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Mad Cow Disease
I'm recuperating from a bout of "Mad Cow Disease," just not the contagious kind.  It is all Lucille's fault that I got exposed to this "mad cow".  For a number of years she has been my number one cow hand, but she quit on me.  Due to health problems (she says) she quit helping me round up the cattle, separate them and load them for market.  Now, I don't blame her for that.

This last time when we were trying to cull the herd, she could have been there watching from a safe distance, out of harm's way.
And, she could have shouted at me (as only she can), "Get out of there!  Let those younger men, George Bingham and Derwin Isham, take care of that! That's what they came here to do!" 
But no, she wasn't there as she should have been and this angry (Mad) Cow turned on me.

This (Mad) cow:
 
* knocked me down
* did a pirouette on my hind leg
* and while she had me down adding insult to injury, she defecated and urinated on me
 

What were Derwin and George doing? All they could. Shouting for me to get up and get out of there before I got killed. (Lucille should have been there, and this never would have happened.) Now, I was completely out of it, so I really don't know what happened next, but I think George and Derwin were so excited they must have let the four cows we had loaded

get out and  run over me, too, though they do deny this. How else did my stock trailer get unloaded?

But here is where the blame falls, instead of calling 911 and losing the time to get an ambulance out (and that added expense of some 18 miles round trip), why didn't one of them grab the front of me and the other the rear end, load me into my stock trailer, which was already backed up to the loading chute, empty of cattle (I still think they had all run over me), and hauled me to town. They said the stock trailer would have been too rough a ride for me. Why should I care? I was completely "out of it."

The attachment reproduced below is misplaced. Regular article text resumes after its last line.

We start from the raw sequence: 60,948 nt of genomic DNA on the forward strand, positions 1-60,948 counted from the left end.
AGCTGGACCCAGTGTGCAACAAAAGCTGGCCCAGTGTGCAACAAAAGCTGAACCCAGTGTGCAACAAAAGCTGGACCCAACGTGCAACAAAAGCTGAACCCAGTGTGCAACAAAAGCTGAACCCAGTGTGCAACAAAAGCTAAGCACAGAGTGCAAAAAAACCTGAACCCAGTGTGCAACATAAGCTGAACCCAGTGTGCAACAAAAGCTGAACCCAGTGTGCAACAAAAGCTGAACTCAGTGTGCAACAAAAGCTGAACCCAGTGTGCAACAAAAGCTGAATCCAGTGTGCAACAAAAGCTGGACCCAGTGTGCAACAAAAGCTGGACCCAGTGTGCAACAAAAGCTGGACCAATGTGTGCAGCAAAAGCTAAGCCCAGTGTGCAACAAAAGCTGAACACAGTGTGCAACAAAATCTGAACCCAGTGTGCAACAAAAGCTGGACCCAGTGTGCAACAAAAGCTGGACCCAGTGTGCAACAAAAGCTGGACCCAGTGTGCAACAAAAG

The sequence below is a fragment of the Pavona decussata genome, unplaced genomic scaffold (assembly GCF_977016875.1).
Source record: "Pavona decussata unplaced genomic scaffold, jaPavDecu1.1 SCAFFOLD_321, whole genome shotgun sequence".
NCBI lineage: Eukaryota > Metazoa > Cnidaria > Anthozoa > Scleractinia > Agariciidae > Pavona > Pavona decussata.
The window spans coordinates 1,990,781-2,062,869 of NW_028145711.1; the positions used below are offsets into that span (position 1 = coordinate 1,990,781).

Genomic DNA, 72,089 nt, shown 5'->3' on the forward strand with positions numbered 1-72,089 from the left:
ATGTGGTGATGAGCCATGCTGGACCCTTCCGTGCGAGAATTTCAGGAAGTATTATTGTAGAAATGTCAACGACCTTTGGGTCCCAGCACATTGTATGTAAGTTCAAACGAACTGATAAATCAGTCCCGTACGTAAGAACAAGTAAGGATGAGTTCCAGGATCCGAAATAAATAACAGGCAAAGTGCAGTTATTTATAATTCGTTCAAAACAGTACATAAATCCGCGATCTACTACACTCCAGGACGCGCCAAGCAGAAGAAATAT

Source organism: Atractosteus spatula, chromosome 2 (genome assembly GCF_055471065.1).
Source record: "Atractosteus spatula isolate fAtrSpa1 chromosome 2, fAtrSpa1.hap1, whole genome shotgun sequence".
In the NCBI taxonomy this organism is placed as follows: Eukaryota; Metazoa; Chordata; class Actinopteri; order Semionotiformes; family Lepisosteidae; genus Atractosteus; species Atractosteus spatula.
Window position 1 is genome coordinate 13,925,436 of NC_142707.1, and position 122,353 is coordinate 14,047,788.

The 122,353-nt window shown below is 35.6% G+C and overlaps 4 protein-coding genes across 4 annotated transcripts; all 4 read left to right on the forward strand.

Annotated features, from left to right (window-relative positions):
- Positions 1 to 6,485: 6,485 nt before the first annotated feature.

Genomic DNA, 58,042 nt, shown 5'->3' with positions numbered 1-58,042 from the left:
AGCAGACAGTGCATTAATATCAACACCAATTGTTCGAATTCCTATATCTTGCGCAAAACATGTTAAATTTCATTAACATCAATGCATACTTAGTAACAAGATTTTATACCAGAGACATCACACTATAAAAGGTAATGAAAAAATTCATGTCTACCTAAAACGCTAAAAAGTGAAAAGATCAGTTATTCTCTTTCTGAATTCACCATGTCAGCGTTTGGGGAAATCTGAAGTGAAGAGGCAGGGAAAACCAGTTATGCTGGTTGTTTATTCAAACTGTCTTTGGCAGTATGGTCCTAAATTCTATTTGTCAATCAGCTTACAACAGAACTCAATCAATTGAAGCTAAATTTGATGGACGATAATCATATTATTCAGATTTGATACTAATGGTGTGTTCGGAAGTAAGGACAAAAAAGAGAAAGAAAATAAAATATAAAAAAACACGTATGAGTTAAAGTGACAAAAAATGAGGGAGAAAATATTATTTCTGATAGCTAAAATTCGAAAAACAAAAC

Now I just may be hallucinating here, but I vaguely remember stopping by the funeral home on the way to the hospital where my good friend Pete Boutross, after a cursory examination, pronounced I was not quite ready for his services. If that is true, I'm glad they didn't get a second opinion, but took me on to the local hospital. At the hospital, thanks to some very efficient nurses who performed a fine "clean up" job and Dr. Eisenrich, who after all the extraneous material had been removed, patched me up and sent me home to Lucille's "tender loving care."
I can still hear her, "I've told you and told you that you were going to get yourself hurt or maybe kilt."
Lucille, you know I'm joking. You have been very loving and patient with me. But, there is one side effect that the expert care our local medics failed to detect. In addition to the obvious physical disabilities inflicted, my "gentle Angus cow" also "addled my pate." Oh, I still do my usual thinking, but more incoherently then normal.
 

Printed in The Comanche Chief newspaper, Thursday, April 12, 2001